The ACT government will consider making more sites available to independent petrol station owners to maintain pressure on major supermarket chains and help lower fuel prices in the territory.
Canberra's petrol price war continued on Thursday afternoon with prices at Costco in Majura Park dropping to 95.7¢ a litre, which led to congested traffic on Majura Road near Fairbairn Avenue.
Many motorists at Costco said they travelled out of their way to capitalise on cheap fuel at Costco, with some travelling as far as Harrison and Mitchell and others leaving work early to beat the 5pm rush hour.
ACT Policing were called to the Costco store on Thursday afternoon as cars began to queue for petrol on surrounding roads, causing lengthy delays for motorists.
ACT Chief Minister Andrew Barr said: "The words 'fuel price war' are music to the ears of Canberra motorists who have paid too much for petrol for too long.
"The entry into the market of an aggressive competitor who's prepared to really take on the major players is a fantastic thing."
But Costco's business model didn't allow for the business to set up multiple petrol outlets throughout the ACT and other solutions were needed in the meantime, Mr Barr said.
He said the government would consider making more sites available to independent operators, though admitted such a move presented "a risk".
"Previous ACT governments have tried that and it's worked for a period of time but we haven't been able to guarantee the success of independents or that they won't sell to bigger players.
"While we can make more sites available for petrol stations, and we will, I can't guarantee who will operate them forever."
But NRMA ACT president Alan Evans said the government needed ensure the locations were not bought out by major chains by creating caveats on any land purchased.
"It's a good decision and something I've been calling on for years as it will surely bring prices down further," he said.
"The line of cars queuing at Majura Park shows the impact that independent sellers can have in the ACT. Just imagine if we had more in the north, west and south of Canberra."
Mr Barr discussed the authorisation of petrol station locations and operations when he met with the administrators of the ACT Fuel Watch Facebook page on Thursday.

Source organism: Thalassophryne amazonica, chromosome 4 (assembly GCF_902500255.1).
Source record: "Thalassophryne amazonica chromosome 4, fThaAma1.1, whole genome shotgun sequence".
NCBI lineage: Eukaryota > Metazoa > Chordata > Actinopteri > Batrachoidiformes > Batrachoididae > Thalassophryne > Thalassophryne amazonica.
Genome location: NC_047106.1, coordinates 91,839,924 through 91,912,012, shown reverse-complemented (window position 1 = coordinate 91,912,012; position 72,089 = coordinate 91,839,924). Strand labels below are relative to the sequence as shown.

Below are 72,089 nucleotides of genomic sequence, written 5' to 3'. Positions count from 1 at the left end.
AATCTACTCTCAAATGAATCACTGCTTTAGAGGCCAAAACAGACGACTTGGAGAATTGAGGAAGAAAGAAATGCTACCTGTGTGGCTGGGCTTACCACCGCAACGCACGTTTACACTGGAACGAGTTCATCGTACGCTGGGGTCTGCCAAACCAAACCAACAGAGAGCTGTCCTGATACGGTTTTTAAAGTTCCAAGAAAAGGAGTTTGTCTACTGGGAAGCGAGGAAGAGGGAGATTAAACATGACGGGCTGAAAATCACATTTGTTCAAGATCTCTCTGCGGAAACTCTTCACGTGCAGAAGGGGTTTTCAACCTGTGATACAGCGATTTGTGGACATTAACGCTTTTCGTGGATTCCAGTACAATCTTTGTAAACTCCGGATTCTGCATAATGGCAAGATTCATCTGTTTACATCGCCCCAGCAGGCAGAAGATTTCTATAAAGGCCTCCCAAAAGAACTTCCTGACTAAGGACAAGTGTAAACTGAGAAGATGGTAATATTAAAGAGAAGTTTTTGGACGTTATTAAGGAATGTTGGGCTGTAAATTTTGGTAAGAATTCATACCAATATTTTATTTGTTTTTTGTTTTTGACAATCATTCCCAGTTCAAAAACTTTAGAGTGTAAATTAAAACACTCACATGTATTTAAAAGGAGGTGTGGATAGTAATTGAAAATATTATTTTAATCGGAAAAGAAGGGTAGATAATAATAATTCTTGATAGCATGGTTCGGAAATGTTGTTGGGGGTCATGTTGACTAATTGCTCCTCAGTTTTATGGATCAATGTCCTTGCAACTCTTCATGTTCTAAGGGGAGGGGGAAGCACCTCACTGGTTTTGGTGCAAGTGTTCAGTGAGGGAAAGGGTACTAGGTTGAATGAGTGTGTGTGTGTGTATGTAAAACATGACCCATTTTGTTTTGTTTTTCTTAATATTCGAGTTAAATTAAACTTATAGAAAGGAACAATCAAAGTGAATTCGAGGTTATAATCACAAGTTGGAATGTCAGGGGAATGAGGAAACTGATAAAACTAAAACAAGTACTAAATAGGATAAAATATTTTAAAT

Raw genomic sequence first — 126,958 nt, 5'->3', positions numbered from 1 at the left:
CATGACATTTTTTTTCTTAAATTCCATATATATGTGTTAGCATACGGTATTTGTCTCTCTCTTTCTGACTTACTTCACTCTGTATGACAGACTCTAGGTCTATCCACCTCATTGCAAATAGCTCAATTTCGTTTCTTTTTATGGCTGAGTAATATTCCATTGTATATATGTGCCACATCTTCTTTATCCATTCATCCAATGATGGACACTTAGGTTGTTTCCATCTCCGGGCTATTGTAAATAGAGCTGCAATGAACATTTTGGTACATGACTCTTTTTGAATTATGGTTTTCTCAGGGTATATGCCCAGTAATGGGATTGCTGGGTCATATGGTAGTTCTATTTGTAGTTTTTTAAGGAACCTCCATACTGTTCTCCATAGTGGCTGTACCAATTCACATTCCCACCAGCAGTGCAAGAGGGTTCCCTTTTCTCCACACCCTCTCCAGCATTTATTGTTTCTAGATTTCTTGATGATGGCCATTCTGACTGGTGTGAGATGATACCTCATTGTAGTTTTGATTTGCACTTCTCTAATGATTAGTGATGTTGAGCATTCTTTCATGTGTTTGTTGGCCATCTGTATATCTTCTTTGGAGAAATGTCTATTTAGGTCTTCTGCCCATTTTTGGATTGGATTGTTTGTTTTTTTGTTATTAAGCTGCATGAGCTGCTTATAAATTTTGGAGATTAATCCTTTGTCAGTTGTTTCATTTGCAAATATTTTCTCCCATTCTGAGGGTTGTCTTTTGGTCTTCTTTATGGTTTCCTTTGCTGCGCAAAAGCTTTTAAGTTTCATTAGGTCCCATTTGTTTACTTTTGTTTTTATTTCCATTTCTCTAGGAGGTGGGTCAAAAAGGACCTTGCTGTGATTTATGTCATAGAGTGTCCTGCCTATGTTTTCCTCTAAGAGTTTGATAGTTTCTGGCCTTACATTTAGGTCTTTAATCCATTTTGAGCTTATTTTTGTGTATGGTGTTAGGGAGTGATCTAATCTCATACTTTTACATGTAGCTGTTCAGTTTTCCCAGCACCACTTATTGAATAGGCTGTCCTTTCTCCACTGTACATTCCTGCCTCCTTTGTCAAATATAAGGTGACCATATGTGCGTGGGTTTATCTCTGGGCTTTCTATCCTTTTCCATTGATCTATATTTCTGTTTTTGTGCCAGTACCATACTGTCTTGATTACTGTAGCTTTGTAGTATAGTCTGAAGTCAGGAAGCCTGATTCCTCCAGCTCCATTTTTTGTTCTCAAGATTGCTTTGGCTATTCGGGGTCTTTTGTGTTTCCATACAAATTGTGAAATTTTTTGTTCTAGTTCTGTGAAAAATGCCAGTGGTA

He praised their ongoing publicity campaign for greater competition and cheaper petrol in the territory.
"Consumers have power here and if they're willing to use it I think that will driver a longer-term change in the Canberra market."
The competition watchdog is set to have a closer look at price differences for petrol in regional centres like Canberra compared with other capital cities.
Australian Competition and Consumer Commission chairman Rod Sims said pricing anomalies in some regional centres seemed to arise where petrol price reductions had not followed the decrease in international prices as much as consumers would expect.
Mr Sims said the ACCC would produce at least eight reports in 2015 looking at petrol price movements and what drives them overall, and at least four market studies looking at "micro" issues in depth, including analysing the price drivers of petrol in three regional markets.
When comparing seven-day rolling average retail prices with the average price across the five largest cities (Sydney, Melbourne, Brisbane, Adelaide and Perth), the ACCC found an average difference in Canberra of 6.8¢ a litre over 2013-14.
In December last year, the difference was 19.3¢ a litre.
The National Roads and Motorists' Association welcomed the ACCC's decision to focus on the disparity between regional and capital city prices.
"Petrol prices have come down 40 cents per litre over the past six months in most capital cities," said NRMA president Kyle Loades.
"However, in most regional centres these prices have not fallen far enough and the gap between city and country prices has widened."
In December, Mr Barr wrote to the watchdog to ask that Canberra be included as there was "a very strong case" for the city's petrol market to be closely examined.
"In particular, the price disparity between Canberra and other capital cities has long been a source of frustration," he said.
"It is disappointing that the price in Canberra is frequently higher than in other cities and the immediate areas surrounding the capital."